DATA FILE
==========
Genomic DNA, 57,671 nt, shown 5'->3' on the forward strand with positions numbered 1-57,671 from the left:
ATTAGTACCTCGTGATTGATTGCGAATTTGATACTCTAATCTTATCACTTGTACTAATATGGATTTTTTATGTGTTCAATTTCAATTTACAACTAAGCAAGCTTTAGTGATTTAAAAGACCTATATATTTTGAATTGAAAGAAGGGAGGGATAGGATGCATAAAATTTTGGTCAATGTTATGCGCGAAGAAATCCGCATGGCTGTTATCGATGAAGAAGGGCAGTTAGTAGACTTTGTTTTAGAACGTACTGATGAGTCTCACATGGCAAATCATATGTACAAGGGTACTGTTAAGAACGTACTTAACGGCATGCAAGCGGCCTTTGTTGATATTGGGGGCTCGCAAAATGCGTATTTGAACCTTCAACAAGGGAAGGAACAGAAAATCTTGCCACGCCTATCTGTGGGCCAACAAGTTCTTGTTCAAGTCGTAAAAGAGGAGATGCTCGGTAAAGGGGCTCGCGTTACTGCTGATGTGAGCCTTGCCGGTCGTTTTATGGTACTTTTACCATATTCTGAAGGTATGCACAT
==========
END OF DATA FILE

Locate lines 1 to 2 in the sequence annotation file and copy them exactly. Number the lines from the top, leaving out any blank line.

Genomic DNA, 57,671 nt, shown 5'->3' on the forward strand with positions numbered 1-57,671 from the left:
ATTAGTACCTCGTGATTGATTGCGAATTTGATACTCTAATCTTATCACTTGTACTAATATGGATTTTTTATGTGTTCAATTTCAATTTACAACTAAGCAAGCTTTAGTGATTTAAAAGACCTATATATTTTGAATTGAAAGAAGGGAGGGATAGGATGCATAAAATTTTGGTCAATGTTATGCGCGAAGAAATCCGCATGGCTGTTATCGATGAAGAAGGGCAGTTAGTAGACTTTGTTTTAGAACGTACTGATGAGTCTCACATGGCAAATCATATGTACAAGGGTACTGTTAAGAACGTACTTAACGGCATGCAAGCGGCCTTTGTTGATATTGGGGGCTCGCAAAATGCGTATTTGAACCTTCAACAAGGGAAGGAACAGAAAATCTTGCCACGCCTATCTGTGGGCCAACAAGTTCTTGTTCAAGTCGTAAAAGAGGAGATGCTCGGTAAAGGGGCTCGCGTTACTGCTGATGTGAGCCTTGCCGGTCGTTTTATGGTACTTTTACCATATTCTGAAGGTATGCACAT